Dewey Elementary School participated in their second annual Day of Service on Jan. 19 to honor the legacy of Dr. Martin Luther King Jr. More than 170 members of the Dewey community turned out on their day off, assembling 140 Homeless Survival Kits, including essential items such as soap, toothbrushes, blankets, and warm socks. The completed kits were then delivered to Connections for the Homeless.Submitted photo

The annual celebration of the legacy of Martin Luther King Jr., held at Fleetwood-Jourdain Community Center on Jan. 17, featured music, dance and speeches by Evanstonians. Tim Rhoze, artistic director of Fleetwood-Jourdain Theatre, Mayor Elizabeth Tisdahl, former Mayor Lorraine Morton and McGaw Y President Mark Dennis each spoke of Dr. King’s values and mission.

“Martin Luther King Day celebrates the goals and values for which we are still trying,” said Mayor Tisdahl.

“Even before Martin Luther King, there were a lot of people in the United States who were doing the things that Martin Luther King stood for,” said Mayor Morton. She mentioned Helen Heyrman, “who went to Selma. … There were people who gave their time, their thoughts, and their money [to civil rights issues].” She also said it was Bob Coven, then a member of the City’s Sanitation Department, who brought to City Council the idea of having a local King Day celebration. “Here in Evanston, you had a man who cleaned the streets, but he was the one who came to ask for a Martin Luther King Day celebration,” said Mayor Morton.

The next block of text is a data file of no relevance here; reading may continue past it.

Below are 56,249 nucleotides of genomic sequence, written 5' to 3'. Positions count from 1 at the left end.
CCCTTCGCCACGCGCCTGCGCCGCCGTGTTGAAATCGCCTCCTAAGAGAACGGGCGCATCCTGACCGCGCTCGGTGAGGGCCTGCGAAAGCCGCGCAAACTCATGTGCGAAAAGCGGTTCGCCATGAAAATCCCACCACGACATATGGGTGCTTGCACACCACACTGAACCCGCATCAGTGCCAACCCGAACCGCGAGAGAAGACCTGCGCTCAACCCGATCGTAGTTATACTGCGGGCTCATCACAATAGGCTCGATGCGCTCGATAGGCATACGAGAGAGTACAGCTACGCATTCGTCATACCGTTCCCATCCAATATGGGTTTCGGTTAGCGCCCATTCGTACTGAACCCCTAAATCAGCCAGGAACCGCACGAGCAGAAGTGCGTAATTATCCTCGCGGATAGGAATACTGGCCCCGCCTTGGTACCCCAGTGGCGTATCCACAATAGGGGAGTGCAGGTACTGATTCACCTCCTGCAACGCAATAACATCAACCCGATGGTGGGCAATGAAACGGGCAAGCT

“Every day is a new day [that] reminds us that there is still something to be accomplished,” said Mr. Dennis. He quoted Dr. King’s comment on the necessity for activism: “History will have to record that the greatest tragedy of this period of social transition was not the strident clamor of the bad people, but the appalling silence of the good people.”

“Don’t stop when you have arrived,” said Reverend Kenneth Cherry of Christ Temple Missionary Baptist Church.

The Evanston Children’s Choir sang “Harambee” and “Shine a Little Light.” Jaiden Francis recited a portion of Dr. King’s “I Have a Dream” speech. Costumed as a lion from his performance with Evanston Dance Ensemble in “The Lion, the Witch and the Wardrobe,” Sidney Chuckas performed a solo dance.

With only his acoustic guitar as accompaniment, David “Chainsaw” Dupont performed “People Get Ready,” then closed the ceremony with “Sweet Home Chicago.”